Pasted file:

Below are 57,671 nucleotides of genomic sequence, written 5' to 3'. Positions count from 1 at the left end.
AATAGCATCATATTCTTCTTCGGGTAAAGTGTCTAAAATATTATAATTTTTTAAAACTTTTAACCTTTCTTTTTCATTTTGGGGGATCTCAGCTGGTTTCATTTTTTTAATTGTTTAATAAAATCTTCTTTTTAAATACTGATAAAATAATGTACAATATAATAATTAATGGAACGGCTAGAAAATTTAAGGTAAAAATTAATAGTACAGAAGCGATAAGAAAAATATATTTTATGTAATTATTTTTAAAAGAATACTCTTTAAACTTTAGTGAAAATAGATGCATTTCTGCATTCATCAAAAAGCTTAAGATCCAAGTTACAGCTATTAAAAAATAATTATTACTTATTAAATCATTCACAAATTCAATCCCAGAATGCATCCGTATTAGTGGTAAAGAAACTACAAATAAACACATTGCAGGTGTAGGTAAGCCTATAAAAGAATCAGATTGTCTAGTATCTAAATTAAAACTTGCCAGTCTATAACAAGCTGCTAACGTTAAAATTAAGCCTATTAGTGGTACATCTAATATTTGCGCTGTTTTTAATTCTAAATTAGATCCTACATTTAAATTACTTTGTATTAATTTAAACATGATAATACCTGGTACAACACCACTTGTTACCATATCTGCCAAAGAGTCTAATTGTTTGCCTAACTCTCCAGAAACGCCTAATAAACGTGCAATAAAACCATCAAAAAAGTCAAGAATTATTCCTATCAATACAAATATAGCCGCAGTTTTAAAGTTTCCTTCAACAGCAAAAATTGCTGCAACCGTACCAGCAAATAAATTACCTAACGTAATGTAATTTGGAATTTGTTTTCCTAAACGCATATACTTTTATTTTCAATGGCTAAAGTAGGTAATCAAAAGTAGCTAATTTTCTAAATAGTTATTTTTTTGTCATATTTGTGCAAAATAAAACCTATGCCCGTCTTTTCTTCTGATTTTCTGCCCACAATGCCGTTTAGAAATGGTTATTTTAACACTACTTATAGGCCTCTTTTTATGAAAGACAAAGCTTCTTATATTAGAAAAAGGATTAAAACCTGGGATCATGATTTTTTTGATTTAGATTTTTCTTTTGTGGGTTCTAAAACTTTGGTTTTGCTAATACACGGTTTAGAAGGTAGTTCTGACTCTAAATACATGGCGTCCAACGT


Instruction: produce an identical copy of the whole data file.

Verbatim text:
Below are 57,671 nucleotides of genomic sequence, written 5' to 3'. Positions count from 1 at the left end.
AATAGCATCATATTCTTCTTCGGGTAAAGTGTCTAAAATATTATAATTTTTTAAAACTTTTAACCTTTCTTTTTCATTTTGGGGGATCTCAGCTGGTTTCATTTTTTTAATTGTTTAATAAAATCTTCTTTTTAAATACTGATAAAATAATGTACAATATAATAATTAATGGAACGGCTAGAAAATTTAAGGTAAAAATTAATAGTACAGAAGCGATAAGAAAAATATATTTTATGTAATTATTTTTAAAAGAATACTCTTTAAACTTTAGTGAAAATAGATGCATTTCTGCATTCATCAAAAAGCTTAAGATCCAAGTTACAGCTATTAAAAAATAATTATTACTTATTAAATCATTCACAAATTCAATCCCAGAATGCATCCGTATTAGTGGTAAAGAAACTACAAATAAACACATTGCAGGTGTAGGTAAGCCTATAAAAGAATCAGATTGTCTAGTATCTAAATTAAAACTTGCCAGTCTATAACAAGCTGCTAACGTTAAAATTAAGCCTATTAGTGGTACATCTAATATTTGCGCTGTTTTTAATTCTAAATTAGATCCTACATTTAAATTACTTTGTATTAATTTAAACATGATAATACCTGGTACAACACCACTTGTTACCATATCTGCCAAAGAGTCTAATTGTTTGCCTAACTCTCCAGAAACGCCTAATAAACGTGCAATAAAACCATCAAAAAAGTCAAGAATTATTCCTATCAATACAAATATAGCCGCAGTTTTAAAGTTTCCTTCAACAGCAAAAATTGCTGCAACCGTACCAGCAAATAAATTACCTAACGTAATGTAATTTGGAATTTGTTTTCCTAAACGCATATACTTTTATTTTCAATGGCTAAAGTAGGTAATCAAAAGTAGCTAATTTTCTAAATAGTTATTTTTTTGTCATATTTGTGCAAAATAAAACCTATGCCCGTCTTTTCTTCTGATTTTCTGCCCACAATGCCGTTTAGAAATGGTTATTTTAACACTACTTATAGGCCTCTTTTTATGAAAGACAAAGCTTCTTATATTAGAAAAAGGATTAAAACCTGGGATCATGATTTTTTTGATTTAGATTTTTCTTTTGTGGGTTCTAAAACTTTGGTTTTGCTAATACACGGTTTAGAAGGTAGTTCTGACTCTAAATACATGGCGTCCAACGT